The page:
Thanks again everyone for helping me out on my journey. I wish we could all just sit down somewhere and have beer together to discuss this stuff. I will keep everyone posted as I make my through my process outlined above. Wish me luck my friends.

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DreC80
15 minutes ago, ReeferND said:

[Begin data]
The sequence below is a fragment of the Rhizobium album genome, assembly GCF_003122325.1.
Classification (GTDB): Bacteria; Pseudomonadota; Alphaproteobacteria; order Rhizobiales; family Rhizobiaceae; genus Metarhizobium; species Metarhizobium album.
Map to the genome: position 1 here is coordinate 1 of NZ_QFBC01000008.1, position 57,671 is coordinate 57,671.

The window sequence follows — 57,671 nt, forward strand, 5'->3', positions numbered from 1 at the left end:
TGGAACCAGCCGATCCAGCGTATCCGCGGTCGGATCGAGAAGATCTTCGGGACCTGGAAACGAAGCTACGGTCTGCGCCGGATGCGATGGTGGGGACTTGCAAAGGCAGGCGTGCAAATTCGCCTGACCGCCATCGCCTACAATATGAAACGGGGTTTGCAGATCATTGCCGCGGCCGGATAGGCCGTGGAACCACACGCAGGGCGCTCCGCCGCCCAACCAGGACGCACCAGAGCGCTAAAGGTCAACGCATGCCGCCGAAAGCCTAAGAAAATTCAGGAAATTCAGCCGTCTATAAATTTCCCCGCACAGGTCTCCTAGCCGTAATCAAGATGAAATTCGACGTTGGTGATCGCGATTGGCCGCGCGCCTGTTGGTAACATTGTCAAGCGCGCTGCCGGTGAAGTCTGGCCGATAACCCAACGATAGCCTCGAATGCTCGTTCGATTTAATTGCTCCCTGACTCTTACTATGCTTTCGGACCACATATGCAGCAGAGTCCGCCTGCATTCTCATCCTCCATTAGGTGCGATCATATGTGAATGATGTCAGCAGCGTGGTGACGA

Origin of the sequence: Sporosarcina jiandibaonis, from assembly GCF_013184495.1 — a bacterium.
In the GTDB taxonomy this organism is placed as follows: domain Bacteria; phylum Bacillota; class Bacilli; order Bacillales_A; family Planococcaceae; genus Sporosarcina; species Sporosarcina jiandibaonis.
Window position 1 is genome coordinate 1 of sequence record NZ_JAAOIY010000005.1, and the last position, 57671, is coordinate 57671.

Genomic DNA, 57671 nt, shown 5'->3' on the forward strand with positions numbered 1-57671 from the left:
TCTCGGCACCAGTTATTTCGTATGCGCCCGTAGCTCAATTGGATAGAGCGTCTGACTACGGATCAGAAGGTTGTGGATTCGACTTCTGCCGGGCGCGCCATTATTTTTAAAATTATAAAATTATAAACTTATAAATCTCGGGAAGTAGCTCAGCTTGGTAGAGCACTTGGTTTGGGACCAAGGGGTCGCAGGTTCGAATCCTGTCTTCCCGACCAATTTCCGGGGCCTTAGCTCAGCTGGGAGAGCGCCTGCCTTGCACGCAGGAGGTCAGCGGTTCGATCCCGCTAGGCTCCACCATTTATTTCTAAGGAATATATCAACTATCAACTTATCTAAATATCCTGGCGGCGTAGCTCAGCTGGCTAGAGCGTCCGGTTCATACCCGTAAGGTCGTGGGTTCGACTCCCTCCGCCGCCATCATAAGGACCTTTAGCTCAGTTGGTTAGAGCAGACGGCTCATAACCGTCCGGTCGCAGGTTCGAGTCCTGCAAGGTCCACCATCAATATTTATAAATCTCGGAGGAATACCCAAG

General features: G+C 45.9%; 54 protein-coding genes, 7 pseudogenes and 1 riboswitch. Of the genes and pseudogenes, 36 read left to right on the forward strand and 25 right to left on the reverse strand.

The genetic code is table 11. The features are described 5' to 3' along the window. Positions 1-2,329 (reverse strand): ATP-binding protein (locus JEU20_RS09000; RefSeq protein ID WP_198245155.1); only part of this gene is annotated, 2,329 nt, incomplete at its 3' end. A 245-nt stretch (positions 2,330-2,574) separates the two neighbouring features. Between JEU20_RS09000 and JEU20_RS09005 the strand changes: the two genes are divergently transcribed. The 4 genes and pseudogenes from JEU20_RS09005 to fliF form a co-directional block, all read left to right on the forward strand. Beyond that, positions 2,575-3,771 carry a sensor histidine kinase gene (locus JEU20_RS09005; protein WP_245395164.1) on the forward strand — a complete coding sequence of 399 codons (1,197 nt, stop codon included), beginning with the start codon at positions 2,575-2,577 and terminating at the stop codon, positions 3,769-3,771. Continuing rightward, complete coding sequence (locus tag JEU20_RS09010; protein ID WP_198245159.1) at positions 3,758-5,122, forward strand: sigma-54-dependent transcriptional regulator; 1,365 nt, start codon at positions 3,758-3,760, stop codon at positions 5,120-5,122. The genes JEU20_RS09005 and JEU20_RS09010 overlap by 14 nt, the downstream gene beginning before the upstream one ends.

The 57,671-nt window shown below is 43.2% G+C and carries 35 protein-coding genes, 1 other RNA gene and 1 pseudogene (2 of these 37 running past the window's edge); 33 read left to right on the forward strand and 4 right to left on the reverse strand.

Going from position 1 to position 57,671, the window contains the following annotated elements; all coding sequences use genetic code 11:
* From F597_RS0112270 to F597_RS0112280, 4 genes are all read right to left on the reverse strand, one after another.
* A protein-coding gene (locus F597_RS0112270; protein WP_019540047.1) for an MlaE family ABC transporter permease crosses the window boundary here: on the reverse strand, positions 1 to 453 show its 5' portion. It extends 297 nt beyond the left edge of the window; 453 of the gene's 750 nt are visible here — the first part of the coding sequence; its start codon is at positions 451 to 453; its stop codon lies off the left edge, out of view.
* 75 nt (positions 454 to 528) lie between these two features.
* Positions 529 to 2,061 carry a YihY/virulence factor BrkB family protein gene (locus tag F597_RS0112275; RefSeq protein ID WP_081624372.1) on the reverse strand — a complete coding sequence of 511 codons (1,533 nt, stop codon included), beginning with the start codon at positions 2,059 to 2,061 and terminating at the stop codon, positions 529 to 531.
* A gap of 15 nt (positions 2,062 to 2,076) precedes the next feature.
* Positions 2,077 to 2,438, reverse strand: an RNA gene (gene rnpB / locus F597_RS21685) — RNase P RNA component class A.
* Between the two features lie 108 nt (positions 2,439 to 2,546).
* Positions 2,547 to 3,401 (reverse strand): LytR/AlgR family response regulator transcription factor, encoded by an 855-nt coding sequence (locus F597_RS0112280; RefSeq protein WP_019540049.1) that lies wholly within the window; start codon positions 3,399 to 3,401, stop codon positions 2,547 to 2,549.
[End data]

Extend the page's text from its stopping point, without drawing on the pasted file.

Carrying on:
Thanks everyone, for the replies. About 2 to 3 months ago, I was actually dosing nitrate and phos to the tank in order to fight my dinos (those were confirmed with a microscope) and your right, the tank was doing better then. So here is my plan, everyday for the next couple of weeks, I am going to manually scrape off as much of the gha as I can and do small water changes during the process. I am also going to do 2 weekly water changes of 20% but I will siphon from the sump area....which I hardly ever do (there isn't must back there in terms of detritus) and the other I will move my rocks and really siphon the sandbed. I typically do 20% weekly water changes by siphoning the easy to get to sand areas but this time I will actually move things to really get at those hard to reach areas. I will check my mixed saltwater for any no3 or po4 in the water after mixing just to make sure. I use HW reefer salt in the tank because it usually produces params that are close to what I am shooting for but I have seen some people just don't have good luck with this salt. I also, always, let my saltwater mix for more than 24hrs before using it and everytime there is a brown film on everything.....maybe this stuff is bad. Once I have removed as much of the gha as I possibly can, I will order some more CUC. I have a lot of trochus snails as they breed in the tank but perhaps I need more variety. I also have a pencil urchin that does a decent job but doesn't move around a lot and is a bulldozer for the corals.....but I like him. I will also continue to dose Vibrant because I just don't see the harm in doing so and maybe when the gha is beaten back a bit, the Vibrant will help. I do expect a setback once I change lights and flow in the tank but I think in the long run I will more successful. @DreC80 I really appreciate the admiration, it certainly hasn't been easy. But, I won't give up. I love these animals, the systems, the community, the difficulty, and the fun too much to ever stop. I will be reefing for the rest of my life even if it means struggling all along the way. One day, I will have a tank people think is amazing. Like those on see your guys threads.....so jealous. My biggest concern is the losses, I hate to see animals die because they met me that day. This is the reason I have NEVER purchases an SPS, I know if someone else gets it, it will have a better chance of survival than with me. Maybe one day, I will figure out a formula that works for me and this tank. But yes, I will not be upgrading (I might purchase the tank anyway, just because) until I get this figured out.